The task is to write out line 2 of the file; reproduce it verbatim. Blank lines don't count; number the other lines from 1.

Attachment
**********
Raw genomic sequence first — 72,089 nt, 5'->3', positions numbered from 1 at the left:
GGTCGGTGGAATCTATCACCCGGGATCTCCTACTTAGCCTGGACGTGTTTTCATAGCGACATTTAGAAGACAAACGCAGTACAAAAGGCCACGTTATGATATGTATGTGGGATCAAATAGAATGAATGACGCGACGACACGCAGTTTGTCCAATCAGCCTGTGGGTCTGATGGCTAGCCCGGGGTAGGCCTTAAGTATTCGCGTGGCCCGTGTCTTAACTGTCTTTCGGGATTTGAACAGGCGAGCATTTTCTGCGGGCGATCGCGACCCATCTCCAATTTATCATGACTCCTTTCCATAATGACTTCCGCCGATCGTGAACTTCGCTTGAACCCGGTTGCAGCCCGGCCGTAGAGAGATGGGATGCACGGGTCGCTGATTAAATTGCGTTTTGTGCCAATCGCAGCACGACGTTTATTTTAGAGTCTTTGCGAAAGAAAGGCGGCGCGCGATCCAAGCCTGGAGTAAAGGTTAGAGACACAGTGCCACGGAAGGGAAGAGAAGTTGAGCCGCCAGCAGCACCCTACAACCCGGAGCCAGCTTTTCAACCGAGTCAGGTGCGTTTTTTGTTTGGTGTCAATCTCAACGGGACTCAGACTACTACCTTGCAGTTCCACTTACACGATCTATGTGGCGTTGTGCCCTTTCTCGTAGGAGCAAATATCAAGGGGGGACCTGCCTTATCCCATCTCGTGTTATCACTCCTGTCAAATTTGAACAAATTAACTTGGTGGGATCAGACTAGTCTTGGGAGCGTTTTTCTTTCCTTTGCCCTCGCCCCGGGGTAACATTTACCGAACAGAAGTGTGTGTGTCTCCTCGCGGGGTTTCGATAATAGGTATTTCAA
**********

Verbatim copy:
GGTCGGTGGAATCTATCACCCGGGATCTCCTACTTAGCCTGGACGTGTTTTCATAGCGACATTTAGAAGACAAACGCAGTACAAAAGGCCACGTTATGATATGTATGTGGGATCAAATAGAATGAATGACGCGACGACACGCAGTTTGTCCAATCAGCCTGTGGGTCTGATGGCTAGCCCGGGGTAGGCCTTAAGTATTCGCGTGGCCCGTGTCTTAACTGTCTTTCGGGATTTGAACAGGCGAGCATTTTCTGCGGGCGATCGCGACCCATCTCCAATTTATCATGACTCCTTTCCATAATGACTTCCGCCGATCGTGAACTTCGCTTGAACCCGGTTGCAGCCCGGCCGTAGAGAGATGGGATGCACGGGTCGCTGATTAAATTGCGTTTTGTGCCAATCGCAGCACGACGTTTATTTTAGAGTCTTTGCGAAAGAAAGGCGGCGCGCGATCCAAGCCTGGAGTAAAGGTTAGAGACACAGTGCCACGGAAGGGAAGAGAAGTTGAGCCGCCAGCAGCACCCTACAACCCGGAGCCAGCTTTTCAACCGAGTCAGGTGCGTTTTTTGTTTGGTGTCAATCTCAACGGGACTCAGACTACTACCTTGCAGTTCCACTTACACGATCTATGTGGCGTTGTGCCCTTTCTCGTAGGAGCAAATATCAAGGGGGGACCTGCCTTATCCCATCTCGTGTTATCACTCCTGTCAAATTTGAACAAATTAACTTGGTGGGATCAGACTAGTCTTGGGAGCGTTTTTCTTTCCTTTGCCCTCGCCCCGGGGTAACATTTACCGAACAGAAGTGTGTGTGTCTCCTCGCGGGGTTTCGATAATAGGTATTTCAA